India is committing for the South Asian Association for Regional Cooperation (SAARC). However, due to problem with Pakistan, it is now upon hold, and wait and see position (Pillalamarri, 2014, but in the BIMSTEC (Bay of Bengal Initiative for Multi-sectorial Technical and Economic Cooperation) India is active and expanded relationship with Myanmar and Thailand. India has outreach role for BRICS (Brazil Russia India China and South Africa) it is a cooperative organisation for economy, politics and military. BRICS is essential to check and balance for the World. 

Relationship with the Association of Southeast Asian Nations (ASEAN) is primarily for trade and investment. It is also essential because there are Asian Tigers countries for the economy and India policy existed since Look East Policy (LEP) in the 1990s. And, PM Modi government rebranding as “Act East Policy” (AEP) in 2014 (Molhotra, 2019, after the rebranding AEP policy government getting dynamic action-oriented approach from ASEAN and that help to enhance the Indian economy.

With the USA and Russia, the relationship is more important. Because the USA accept India as the NATO (North Atlantic Treaty Origination) allies and not the only defence and market, the USA has the interest to put India to counterweight to China.

Russia is the primary source of our defence system, and during the Russian economy recession due to USA sanctions, we bought a massive defence system in 2014, that was the renewal of India and Russia relationship. Consequently, defence, energy, space and trade investment are on-going. Neighbour country with Pakistan and China has a border problem for a long time.

Future Action

“India has emerged as a major global economic player..” (Aston University 2020, However, there are many challenges. To establish the regional balance is problematic, because of the giant Chinese Belt and Road Initiative Project (Molhotra, 2019 Likewise, the China-Pakistan Economy Corridor (CPEC) project, China is keeping blocking for Nuclear Supplier Group (NSG) for India as well. And, On the other hand, India’s involvement to Anti-China alliance for counter into Indo-pacific region as well.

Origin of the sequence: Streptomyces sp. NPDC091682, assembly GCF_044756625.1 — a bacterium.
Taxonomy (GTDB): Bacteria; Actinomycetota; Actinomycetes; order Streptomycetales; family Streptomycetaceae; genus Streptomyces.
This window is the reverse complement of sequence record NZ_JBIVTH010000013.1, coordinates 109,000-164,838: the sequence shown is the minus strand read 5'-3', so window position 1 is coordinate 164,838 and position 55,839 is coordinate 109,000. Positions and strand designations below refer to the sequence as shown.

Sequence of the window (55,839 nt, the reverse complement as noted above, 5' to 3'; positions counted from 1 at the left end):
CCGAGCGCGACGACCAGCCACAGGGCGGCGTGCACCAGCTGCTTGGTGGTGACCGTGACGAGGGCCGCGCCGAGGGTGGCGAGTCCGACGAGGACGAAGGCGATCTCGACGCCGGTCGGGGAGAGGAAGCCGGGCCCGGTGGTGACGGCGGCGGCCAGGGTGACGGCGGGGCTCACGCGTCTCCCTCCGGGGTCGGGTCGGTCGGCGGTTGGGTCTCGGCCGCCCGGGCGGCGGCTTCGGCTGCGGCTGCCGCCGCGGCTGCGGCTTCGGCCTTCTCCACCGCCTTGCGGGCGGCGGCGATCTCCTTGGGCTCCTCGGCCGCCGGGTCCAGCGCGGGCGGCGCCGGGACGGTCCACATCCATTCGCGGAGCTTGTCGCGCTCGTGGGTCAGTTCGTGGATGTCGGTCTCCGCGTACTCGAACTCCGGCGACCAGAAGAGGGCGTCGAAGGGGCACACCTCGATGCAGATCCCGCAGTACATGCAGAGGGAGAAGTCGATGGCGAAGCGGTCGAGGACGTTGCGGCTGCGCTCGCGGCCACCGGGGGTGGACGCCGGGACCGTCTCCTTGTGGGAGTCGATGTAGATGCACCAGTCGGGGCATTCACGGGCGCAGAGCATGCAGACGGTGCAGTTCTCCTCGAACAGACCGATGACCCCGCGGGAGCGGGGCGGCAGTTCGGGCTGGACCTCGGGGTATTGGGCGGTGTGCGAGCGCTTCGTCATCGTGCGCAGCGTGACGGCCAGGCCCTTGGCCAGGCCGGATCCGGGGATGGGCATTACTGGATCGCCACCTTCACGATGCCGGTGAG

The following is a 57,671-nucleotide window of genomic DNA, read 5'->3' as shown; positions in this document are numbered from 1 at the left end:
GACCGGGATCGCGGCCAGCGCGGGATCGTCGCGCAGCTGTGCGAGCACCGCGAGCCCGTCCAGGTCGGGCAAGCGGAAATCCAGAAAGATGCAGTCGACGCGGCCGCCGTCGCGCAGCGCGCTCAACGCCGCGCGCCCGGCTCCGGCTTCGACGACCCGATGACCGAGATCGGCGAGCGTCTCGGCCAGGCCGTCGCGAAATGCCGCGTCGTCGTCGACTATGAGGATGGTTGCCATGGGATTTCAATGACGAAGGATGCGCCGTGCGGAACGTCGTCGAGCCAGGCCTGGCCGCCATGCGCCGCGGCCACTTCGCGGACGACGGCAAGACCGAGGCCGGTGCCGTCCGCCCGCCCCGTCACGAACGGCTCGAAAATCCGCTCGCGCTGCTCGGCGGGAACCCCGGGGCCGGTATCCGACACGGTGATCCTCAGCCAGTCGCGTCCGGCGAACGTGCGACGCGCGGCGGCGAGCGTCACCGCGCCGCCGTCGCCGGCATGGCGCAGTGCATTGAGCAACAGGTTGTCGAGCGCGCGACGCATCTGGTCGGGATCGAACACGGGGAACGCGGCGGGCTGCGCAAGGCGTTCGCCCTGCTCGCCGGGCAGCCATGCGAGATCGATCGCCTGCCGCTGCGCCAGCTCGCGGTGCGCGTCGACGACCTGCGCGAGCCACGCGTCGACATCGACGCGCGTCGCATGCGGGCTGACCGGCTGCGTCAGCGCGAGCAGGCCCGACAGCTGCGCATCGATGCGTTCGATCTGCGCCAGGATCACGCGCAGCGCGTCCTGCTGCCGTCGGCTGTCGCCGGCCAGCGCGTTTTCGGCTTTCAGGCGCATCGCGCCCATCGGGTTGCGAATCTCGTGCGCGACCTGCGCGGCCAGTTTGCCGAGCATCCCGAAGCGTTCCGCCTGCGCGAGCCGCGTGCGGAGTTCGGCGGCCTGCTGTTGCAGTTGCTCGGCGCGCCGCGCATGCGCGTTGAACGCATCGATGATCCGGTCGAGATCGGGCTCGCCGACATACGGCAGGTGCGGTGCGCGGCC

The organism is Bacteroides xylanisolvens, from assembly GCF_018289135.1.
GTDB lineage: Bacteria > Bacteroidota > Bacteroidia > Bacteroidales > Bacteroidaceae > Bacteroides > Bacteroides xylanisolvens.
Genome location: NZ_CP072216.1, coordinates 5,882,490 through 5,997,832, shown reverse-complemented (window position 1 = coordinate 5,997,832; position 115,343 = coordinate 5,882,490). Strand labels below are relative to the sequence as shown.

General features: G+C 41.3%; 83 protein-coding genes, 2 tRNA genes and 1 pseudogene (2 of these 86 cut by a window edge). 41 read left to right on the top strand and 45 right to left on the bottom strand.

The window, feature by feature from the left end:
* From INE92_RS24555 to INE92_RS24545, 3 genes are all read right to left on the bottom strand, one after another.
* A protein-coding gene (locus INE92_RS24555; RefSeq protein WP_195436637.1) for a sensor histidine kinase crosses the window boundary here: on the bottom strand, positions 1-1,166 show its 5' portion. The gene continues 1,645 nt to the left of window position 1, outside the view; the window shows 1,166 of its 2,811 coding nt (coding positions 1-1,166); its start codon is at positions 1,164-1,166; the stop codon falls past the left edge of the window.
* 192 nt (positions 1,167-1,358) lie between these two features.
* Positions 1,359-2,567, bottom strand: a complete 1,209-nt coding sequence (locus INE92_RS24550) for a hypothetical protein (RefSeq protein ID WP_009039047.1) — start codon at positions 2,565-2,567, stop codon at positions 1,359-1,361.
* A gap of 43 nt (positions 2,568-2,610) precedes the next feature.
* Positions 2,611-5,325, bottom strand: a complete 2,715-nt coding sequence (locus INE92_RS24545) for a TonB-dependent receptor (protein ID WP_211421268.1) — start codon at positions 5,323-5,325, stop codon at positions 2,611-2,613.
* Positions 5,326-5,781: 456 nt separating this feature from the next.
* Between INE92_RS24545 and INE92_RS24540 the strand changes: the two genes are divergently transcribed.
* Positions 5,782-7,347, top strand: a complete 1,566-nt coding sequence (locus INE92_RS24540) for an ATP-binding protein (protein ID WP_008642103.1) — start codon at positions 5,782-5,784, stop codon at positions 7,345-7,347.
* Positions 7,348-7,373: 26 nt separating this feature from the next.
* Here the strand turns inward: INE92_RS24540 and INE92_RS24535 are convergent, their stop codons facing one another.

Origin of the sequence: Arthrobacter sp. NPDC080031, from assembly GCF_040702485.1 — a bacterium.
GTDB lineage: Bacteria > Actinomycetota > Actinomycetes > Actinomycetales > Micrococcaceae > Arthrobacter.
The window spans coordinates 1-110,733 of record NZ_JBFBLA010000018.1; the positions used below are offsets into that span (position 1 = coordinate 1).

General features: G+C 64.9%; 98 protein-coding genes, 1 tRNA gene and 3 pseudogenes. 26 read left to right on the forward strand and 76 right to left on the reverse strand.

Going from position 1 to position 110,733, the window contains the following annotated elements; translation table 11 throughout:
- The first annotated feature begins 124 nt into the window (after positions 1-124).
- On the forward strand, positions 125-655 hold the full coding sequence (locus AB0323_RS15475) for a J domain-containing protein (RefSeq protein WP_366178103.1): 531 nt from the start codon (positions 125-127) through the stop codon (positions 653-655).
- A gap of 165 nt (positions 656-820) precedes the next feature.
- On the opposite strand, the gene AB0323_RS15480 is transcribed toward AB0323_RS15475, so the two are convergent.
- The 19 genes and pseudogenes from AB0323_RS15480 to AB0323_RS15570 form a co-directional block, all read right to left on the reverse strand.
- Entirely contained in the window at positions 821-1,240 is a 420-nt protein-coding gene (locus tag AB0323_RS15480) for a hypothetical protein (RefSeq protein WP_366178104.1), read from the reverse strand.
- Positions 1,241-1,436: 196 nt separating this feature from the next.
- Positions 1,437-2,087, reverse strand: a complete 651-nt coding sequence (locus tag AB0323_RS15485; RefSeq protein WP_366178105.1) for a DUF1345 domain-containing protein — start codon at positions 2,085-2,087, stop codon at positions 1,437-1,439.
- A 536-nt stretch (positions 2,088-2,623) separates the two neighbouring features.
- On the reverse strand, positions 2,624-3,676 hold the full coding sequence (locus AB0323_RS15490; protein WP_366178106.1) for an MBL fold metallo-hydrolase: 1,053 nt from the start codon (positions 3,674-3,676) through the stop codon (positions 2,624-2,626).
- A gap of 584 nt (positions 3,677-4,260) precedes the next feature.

India feel oppressed from the world bank and International Monetary Fund; therefore; alternative of that India has to work for BRICS. India adopted a non-aligned foreign policy since long-time, however, dealing with Pakistan problem is forcing out of non-alliance policy. (Gopalakrishnan, 2029, When the USA cancels the GSP tariffs 5.6bn privilege to export from India, then India retaliated as imposing higher duty tax for the USA import items. It is a significant concern for India, and it should be addressed in priority (ET Bureau 2019,

Concluding Remarks

In summary, India has many challenges and opportunities to play a vital role over the globe; however, foreign policies are the underpinning. Policies are to be fair, transparent and encourage to cooperative in mutual aspect. India traditional threat from Pakistan and China border crises remains the same. Eventually, India will do whatever it thinks about best to nation’s greatest advantage.


Ayres, A. (2020) A Field Guide to U.S.-India Trade Tensions  (Accessed: 13 February 2020)

Aston University (2020) Global economic players: opportunities and challenges in India. Available at: (Accessed: 16 February 2020)

CCGK (2014) The Five Principles of Peaceful Coexistence. Available at: (Accessed: 17 February 2020)

ET Bureau (2019) US stops duty benefits for $5.6 billion of Indian exports. Available at: (Accessed: 17 February 2020) 

Gopalakrishnan, M., Jha, M. (2019) How PM Modi changed the face of Indian foreign policy  (Accessed: 16 February 2020)

Ministry of External Affairs (2020) Indian Treaties Database, Available at:  (Accessed: 16 February 2020)

Malhotra, A. (2019) India’s Foreign Policy: 2014-19: Landmarks, achievements and challenges ahead  (Accessed: 16 February 2020)

Pillalamarri, A. (2014) For SAARC to Work, India and Pakistan Must Resolve Differences. Available at: (Accessed: 14 February 2020)

PBD (2019) Pravasi Bharatiya Divas (PBD) (Accessed: 11 February 2020)

Singh, H, Sahgal, A. (2020) Indian Foreign Policy: Assessing the Agenda in 2020 (Accessed: 16 February 2020)

  • 17 February 2020